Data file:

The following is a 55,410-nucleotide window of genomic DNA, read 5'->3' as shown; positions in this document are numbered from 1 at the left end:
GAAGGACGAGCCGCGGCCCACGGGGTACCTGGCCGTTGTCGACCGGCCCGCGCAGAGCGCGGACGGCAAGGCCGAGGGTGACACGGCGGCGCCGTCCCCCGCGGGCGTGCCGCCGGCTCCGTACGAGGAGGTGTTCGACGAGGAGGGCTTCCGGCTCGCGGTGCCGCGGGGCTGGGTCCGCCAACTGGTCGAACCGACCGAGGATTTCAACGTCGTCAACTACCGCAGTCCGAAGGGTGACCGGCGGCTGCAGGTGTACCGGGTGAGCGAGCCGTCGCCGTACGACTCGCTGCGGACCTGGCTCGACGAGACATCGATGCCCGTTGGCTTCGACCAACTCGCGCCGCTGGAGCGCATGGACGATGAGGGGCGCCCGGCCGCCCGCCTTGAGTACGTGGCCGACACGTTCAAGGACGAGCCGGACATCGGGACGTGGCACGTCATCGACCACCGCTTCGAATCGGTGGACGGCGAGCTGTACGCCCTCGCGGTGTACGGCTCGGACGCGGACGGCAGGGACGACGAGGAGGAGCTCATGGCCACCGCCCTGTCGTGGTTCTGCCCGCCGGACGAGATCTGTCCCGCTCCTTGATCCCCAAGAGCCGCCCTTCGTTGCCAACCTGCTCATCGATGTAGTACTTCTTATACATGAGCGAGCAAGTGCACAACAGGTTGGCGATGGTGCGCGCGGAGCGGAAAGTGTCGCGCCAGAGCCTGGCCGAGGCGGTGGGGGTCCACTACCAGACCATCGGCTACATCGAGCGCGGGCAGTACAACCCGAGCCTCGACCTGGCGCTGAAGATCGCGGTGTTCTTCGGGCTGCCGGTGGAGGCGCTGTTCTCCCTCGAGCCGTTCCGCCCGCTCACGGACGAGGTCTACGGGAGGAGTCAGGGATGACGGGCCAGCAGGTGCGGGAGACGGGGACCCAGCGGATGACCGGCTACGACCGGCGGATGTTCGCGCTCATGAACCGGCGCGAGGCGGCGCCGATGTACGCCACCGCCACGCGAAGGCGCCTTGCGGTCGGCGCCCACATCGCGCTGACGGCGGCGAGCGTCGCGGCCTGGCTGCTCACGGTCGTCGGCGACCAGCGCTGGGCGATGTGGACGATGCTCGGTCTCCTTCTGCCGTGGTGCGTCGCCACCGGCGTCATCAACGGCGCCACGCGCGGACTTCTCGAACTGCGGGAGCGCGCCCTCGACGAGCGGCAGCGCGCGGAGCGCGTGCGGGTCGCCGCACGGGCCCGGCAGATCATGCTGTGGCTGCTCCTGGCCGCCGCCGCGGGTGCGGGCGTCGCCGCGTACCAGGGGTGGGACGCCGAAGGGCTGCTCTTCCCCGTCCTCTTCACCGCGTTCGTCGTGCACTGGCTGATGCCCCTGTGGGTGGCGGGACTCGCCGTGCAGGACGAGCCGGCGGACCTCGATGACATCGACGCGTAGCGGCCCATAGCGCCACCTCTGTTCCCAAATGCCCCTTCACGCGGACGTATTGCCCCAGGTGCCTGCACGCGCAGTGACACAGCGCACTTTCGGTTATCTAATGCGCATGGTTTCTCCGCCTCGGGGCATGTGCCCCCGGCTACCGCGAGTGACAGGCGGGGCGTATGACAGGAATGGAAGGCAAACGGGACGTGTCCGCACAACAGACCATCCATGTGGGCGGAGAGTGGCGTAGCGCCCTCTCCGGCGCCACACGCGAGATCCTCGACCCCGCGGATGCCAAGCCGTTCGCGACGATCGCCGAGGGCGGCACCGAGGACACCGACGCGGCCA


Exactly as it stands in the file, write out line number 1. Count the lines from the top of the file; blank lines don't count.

The following is a 55,410-nucleotide window of genomic DNA, read 5'->3' as shown; positions in this document are numbered from 1 at the left end: